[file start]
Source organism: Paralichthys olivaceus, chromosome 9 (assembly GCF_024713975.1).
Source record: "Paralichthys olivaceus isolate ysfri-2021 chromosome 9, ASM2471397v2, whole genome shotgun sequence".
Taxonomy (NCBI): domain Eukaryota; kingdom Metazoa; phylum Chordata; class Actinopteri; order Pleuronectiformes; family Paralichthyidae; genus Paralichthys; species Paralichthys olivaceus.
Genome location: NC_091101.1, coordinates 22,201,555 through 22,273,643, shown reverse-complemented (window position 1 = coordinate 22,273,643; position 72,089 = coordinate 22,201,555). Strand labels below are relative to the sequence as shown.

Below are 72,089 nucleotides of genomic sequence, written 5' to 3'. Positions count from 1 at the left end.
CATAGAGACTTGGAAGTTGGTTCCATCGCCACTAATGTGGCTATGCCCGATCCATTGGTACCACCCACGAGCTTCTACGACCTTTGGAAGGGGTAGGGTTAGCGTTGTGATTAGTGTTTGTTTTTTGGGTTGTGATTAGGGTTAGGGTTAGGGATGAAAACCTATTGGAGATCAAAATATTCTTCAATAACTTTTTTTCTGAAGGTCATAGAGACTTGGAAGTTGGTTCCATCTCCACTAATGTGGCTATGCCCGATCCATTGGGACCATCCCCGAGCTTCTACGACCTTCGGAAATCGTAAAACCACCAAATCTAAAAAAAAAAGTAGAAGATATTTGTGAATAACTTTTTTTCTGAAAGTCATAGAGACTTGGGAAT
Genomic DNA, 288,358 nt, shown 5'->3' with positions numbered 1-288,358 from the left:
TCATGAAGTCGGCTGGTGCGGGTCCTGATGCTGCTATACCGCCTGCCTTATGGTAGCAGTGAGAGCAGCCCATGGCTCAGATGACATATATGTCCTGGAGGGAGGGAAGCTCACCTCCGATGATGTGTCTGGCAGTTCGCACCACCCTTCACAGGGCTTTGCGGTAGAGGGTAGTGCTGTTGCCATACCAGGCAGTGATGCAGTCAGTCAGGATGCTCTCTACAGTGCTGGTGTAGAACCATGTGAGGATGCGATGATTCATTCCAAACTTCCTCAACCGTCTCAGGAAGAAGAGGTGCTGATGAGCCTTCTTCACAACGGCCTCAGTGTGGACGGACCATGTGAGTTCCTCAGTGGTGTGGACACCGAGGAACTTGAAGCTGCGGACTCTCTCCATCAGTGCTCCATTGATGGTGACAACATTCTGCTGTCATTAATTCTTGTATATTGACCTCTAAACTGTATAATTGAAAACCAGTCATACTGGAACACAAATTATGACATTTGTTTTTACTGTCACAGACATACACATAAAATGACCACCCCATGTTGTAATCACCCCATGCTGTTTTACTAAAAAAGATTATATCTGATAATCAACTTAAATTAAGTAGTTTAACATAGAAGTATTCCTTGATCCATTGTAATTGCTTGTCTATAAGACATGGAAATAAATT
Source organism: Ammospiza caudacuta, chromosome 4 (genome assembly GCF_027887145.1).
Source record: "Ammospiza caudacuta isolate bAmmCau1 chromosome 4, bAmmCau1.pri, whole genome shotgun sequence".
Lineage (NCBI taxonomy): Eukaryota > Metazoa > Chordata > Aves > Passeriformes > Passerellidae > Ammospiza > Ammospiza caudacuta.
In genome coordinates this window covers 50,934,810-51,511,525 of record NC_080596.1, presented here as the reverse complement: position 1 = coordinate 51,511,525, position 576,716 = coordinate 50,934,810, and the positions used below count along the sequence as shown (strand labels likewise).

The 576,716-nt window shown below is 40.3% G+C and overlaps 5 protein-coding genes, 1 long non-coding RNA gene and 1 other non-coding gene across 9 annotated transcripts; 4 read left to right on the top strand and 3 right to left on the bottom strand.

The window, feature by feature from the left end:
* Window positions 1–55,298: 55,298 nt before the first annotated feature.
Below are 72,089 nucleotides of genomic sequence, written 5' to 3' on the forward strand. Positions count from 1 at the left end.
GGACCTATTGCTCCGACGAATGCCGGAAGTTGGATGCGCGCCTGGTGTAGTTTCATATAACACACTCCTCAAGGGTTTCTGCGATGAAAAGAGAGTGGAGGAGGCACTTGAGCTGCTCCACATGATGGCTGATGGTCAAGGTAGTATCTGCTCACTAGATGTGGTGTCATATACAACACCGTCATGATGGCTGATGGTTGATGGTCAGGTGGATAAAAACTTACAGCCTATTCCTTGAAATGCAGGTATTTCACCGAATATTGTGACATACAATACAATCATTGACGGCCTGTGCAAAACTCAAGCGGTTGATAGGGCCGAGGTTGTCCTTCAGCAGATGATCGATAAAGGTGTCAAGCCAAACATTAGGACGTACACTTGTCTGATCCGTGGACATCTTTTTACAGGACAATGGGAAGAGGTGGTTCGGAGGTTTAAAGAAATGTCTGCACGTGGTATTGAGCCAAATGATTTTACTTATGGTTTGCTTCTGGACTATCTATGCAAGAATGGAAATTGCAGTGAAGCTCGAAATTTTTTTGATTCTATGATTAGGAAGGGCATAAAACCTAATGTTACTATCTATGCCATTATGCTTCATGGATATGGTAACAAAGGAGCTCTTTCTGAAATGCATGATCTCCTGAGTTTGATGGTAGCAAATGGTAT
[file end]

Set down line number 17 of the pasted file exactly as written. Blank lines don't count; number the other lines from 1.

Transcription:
GGACCTATTGCTCCGACGAATGCCGGAAGTTGGATGCGCGCCTGGTGTAGTTTCATATAACACACTCCTCAAGGGTTTCTGCGATGAAAAGAGAGTGGAGGAGGCACTTGAGCTGCTCCACATGATGGCTGATGGTCAAGGTAGTATCTGCTCACTAGATGTGGTGTCATATACAACACCGTCATGATGGCTGATGGTTGATGGTCAGGTGGATAAAAACTTACAGCCTATTCCTTGAAATGCAGGTATTTCACCGAATATTGTGACATACAATACAATCATTGACGGCCTGTGCAAAACTCAAGCGGTTGATAGGGCCGAGGTTGTCCTTCAGCAGATGATCGATAAAGGTGTCAAGCCAAACATTAGGACGTACACTTGTCTGATCCGTGGACATCTTTTTACAGGACAATGGGAAGAGGTGGTTCGGAGGTTTAAAGAAATGTCTGCACGTGGTATTGAGCCAAATGATTTTACTTATGGTTTGCTTCTGGACTATCTATGCAAGAATGGAAATTGCAGTGAAGCTCGAAATTTTTTTGATTCTATGATTAGGAAGGGCATAAAACCTAATGTTACTATCTATGCCATTATGCTTCATGGATATGGTAACAAAGGAGCTCTTTCTGAAATGCATGATCTCCTGAGTTTGATGGTAGCAAATGGTAT